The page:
Now they have nothing to lose ...

From Dublin to Spain and finally a debris-strewn ghost estate in Kerry, GHOST TOWN is the fast-paced and tightly written debut thriller by leading Irish journalist and commentator Michael Clifford.
  So there you have it. Incidentally, the Gutter Bookshop has twice won the Independent Bookseller of the Year gong (2011 & 2012), so if you ever need a book, or even if you just want to say hello, drop them a line here: And feel free to say the CAP elves sent ya …

Tuesday, May 1, 2012

Review: THE FALL by Claire McGowan

Newry native Claire McGowan sets her debut offering THE FALL (Headline, £12.99) in contemporary London, where we first meet prosperous couple Charlotte, a PR expert, and Dan, an investment banker, who are about to get married. They appear to be set fair for a typically comfortable middle-class life, but then Dan loses his job. That night Dan gets into a fight in a nightclub and kills the nightclub manager, slashing the man’s throat with a broken bottle. Or did he?
  McGowan’s novel is as much an examination of how class, race and wealth impact on the perception of a crime as it is about the investigation into a particular incident. Dan is a middle-class white man; the nightclub manager is black. After he is arrested for murder, the media trumpet the fact that Dan had previously been warned for racist behaviour at his investment bank. Is this Dan’s motive? Surely a respectable college graduate like Dan couldn’t be a homicidal racist?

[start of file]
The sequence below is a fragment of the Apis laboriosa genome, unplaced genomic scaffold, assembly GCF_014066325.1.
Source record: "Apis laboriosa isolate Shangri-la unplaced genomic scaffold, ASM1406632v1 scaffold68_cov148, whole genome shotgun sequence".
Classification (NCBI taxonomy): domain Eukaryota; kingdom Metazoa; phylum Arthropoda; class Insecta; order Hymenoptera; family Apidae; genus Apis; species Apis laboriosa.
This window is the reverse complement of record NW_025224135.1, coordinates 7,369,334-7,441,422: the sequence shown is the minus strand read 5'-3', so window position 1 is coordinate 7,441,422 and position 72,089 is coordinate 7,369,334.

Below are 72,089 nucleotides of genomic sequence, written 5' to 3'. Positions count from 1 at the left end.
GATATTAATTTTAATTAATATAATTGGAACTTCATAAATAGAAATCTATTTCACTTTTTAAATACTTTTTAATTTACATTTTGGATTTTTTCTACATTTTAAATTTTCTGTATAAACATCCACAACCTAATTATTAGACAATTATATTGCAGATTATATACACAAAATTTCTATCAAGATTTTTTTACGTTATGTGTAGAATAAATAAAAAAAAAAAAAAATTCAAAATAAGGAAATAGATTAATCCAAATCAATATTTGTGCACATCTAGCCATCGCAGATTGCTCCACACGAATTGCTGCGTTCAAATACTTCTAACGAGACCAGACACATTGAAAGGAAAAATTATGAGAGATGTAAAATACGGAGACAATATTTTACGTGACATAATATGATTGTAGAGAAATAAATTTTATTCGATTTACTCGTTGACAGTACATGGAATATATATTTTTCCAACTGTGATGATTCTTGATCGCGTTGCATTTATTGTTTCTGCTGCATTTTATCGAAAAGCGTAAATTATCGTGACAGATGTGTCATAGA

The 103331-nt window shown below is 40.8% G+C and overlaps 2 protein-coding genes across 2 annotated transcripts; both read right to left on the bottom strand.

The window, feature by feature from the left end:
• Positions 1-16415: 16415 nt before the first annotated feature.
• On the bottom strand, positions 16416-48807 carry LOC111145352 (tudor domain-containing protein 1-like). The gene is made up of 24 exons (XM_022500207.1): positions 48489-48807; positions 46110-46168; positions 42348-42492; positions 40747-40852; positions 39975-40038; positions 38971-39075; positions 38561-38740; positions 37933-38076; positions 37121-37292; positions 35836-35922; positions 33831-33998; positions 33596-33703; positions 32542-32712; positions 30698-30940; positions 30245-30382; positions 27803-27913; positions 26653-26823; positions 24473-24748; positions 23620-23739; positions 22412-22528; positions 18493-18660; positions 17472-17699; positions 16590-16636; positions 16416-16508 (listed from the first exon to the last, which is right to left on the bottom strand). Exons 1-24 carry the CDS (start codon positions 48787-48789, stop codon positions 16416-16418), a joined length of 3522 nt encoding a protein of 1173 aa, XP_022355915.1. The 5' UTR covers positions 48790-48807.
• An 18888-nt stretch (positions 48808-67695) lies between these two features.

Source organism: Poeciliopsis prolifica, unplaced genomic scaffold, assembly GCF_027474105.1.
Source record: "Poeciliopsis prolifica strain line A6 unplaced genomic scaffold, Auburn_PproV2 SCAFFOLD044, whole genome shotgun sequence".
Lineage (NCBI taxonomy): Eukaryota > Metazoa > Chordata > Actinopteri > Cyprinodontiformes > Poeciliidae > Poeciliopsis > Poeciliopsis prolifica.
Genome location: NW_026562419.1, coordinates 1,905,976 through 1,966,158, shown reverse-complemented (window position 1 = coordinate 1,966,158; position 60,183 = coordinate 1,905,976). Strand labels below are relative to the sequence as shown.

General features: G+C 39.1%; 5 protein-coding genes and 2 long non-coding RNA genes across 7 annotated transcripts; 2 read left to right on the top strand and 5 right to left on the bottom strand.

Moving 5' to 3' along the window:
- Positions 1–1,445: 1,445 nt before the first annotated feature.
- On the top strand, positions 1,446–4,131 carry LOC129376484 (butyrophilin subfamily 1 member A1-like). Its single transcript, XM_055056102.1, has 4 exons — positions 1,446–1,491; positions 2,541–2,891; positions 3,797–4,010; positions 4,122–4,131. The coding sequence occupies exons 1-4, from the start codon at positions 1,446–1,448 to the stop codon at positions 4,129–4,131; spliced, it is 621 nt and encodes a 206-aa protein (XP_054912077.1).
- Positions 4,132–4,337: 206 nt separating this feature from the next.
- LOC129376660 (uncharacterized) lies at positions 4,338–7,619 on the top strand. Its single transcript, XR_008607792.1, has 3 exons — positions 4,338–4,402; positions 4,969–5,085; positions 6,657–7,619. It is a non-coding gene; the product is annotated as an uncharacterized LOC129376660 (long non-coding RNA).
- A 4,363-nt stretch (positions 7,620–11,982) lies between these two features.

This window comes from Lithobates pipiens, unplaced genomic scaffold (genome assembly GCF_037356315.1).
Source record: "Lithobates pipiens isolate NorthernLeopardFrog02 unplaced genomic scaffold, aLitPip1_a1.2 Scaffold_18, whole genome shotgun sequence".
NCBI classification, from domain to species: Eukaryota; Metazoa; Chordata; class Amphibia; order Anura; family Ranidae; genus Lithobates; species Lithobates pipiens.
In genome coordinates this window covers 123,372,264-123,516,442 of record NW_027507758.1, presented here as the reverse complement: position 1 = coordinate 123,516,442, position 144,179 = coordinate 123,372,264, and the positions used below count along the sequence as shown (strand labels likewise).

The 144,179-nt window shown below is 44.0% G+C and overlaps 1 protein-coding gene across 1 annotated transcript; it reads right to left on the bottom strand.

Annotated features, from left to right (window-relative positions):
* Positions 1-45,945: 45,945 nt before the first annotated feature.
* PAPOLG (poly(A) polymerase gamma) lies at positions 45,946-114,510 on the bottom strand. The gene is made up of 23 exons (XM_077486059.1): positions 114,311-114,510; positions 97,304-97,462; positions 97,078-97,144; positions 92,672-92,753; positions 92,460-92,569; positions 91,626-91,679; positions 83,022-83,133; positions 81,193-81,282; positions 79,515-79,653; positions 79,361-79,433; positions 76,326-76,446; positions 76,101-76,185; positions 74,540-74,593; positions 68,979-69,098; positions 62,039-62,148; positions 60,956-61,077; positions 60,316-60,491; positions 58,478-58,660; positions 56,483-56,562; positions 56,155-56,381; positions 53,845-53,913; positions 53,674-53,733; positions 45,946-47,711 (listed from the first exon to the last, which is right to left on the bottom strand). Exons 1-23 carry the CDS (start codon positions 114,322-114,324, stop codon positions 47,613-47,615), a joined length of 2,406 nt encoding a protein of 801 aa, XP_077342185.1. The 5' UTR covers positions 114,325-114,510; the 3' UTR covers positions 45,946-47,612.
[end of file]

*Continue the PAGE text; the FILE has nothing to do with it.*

Meanwhile, the investigating officer, DC Matthew Hegarty, is a working-class lad recently relocated to London from the North of England. As the novel progresses, we see Hegarty coming to terms with how his personal prejudices influence his professional decisions - particularly as Hegarty finds himself falling for the beautiful and vulnerable Charlotte.